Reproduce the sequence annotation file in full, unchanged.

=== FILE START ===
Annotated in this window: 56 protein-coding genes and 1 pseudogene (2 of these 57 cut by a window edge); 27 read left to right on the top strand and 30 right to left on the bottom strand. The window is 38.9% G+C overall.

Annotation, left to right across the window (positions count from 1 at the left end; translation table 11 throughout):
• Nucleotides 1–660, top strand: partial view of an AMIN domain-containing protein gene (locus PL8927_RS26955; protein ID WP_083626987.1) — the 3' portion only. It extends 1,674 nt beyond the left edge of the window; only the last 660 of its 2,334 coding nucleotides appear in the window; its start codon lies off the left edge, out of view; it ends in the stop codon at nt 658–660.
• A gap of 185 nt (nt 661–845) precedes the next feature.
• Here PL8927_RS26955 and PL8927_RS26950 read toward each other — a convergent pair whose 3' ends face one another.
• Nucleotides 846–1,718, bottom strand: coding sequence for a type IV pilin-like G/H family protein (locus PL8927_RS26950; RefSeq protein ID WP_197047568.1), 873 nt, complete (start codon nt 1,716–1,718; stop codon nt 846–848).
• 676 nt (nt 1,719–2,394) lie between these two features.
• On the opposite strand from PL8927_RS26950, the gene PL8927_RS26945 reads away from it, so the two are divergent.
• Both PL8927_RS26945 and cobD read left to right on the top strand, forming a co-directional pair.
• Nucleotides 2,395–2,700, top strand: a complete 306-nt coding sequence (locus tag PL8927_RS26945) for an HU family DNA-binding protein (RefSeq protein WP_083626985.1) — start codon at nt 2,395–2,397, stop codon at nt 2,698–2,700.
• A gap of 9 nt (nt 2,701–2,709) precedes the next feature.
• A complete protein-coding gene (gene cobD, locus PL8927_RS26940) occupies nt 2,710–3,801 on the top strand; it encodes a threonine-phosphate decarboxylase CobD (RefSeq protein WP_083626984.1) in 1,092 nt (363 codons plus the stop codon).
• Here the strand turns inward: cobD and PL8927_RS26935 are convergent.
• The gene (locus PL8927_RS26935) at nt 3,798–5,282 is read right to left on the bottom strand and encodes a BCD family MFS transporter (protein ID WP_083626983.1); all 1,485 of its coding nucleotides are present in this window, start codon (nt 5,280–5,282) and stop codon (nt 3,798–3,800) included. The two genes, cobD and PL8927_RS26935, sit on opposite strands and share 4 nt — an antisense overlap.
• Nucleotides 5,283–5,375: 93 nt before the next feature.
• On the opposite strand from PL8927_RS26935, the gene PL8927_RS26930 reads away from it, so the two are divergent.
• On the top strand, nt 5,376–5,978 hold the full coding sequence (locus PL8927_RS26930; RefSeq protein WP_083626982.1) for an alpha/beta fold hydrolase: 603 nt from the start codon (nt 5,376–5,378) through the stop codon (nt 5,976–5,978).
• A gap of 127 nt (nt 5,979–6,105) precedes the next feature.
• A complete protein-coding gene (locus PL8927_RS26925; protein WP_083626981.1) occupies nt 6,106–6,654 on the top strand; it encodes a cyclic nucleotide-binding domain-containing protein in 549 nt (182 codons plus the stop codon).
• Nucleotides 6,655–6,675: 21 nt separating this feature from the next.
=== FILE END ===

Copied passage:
Annotated in this window: 56 protein-coding genes and 1 pseudogene (2 of these 57 cut by a window edge); 27 read left to right on the top strand and 30 right to left on the bottom strand. The window is 38.9% G+C overall.

Annotation, left to right across the window (positions count from 1 at the left end; translation table 11 throughout):
• Nucleotides 1–660, top strand: partial view of an AMIN domain-containing protein gene (locus PL8927_RS26955; protein ID WP_083626987.1) — the 3' portion only. It extends 1,674 nt beyond the left edge of the window; only the last 660 of its 2,334 coding nucleotides appear in the window; its start codon lies off the left edge, out of view; it ends in the stop codon at nt 658–660.
• A gap of 185 nt (nt 661–845) precedes the next feature.
• Here PL8927_RS26955 and PL8927_RS26950 read toward each other — a convergent pair whose 3' ends face one another.
• Nucleotides 846–1,718, bottom strand: coding sequence for a type IV pilin-like G/H family protein (locus PL8927_RS26950; RefSeq protein ID WP_197047568.1), 873 nt, complete (start codon nt 1,716–1,718; stop codon nt 846–848).
• 676 nt (nt 1,719–2,394) lie between these two features.
• On the opposite strand from PL8927_RS26950, the gene PL8927_RS26945 reads away from it, so the two are divergent.
• Both PL8927_RS26945 and cobD read left to right on the top strand, forming a co-directional pair.
• Nucleotides 2,395–2,700, top strand: a complete 306-nt coding sequence (locus tag PL8927_RS26945) for an HU family DNA-binding protein (RefSeq protein WP_083626985.1) — start codon at nt 2,395–2,397, stop codon at nt 2,698–2,700.
• A gap of 9 nt (nt 2,701–2,709) precedes the next feature.
• A complete protein-coding gene (gene cobD, locus PL8927_RS26940) occupies nt 2,710–3,801 on the top strand; it encodes a threonine-phosphate decarboxylase CobD (RefSeq protein WP_083626984.1) in 1,092 nt (363 codons plus the stop codon).
• Here the strand turns inward: cobD and PL8927_RS26935 are convergent.
• The gene (locus PL8927_RS26935) at nt 3,798–5,282 is read right to left on the bottom strand and encodes a BCD family MFS transporter (protein ID WP_083626983.1); all 1,485 of its coding nucleotides are present in this window, start codon (nt 5,280–5,282) and stop codon (nt 3,798–3,800) included. The two genes, cobD and PL8927_RS26935, sit on opposite strands and share 4 nt — an antisense overlap.
• Nucleotides 5,283–5,375: 93 nt before the next feature.
• On the opposite strand from PL8927_RS26935, the gene PL8927_RS26930 reads away from it, so the two are divergent.
• On the top strand, nt 5,376–5,978 hold the full coding sequence (locus PL8927_RS26930; RefSeq protein WP_083626982.1) for an alpha/beta fold hydrolase: 603 nt from the start codon (nt 5,376–5,378) through the stop codon (nt 5,976–5,978).
• A gap of 127 nt (nt 5,979–6,105) precedes the next feature.
• A complete protein-coding gene (locus PL8927_RS26925; protein WP_083626981.1) occupies nt 6,106–6,654 on the top strand; it encodes a cyclic nucleotide-binding domain-containing protein in 549 nt (182 codons plus the stop codon).
• Nucleotides 6,655–6,675: 21 nt separating this feature from the next.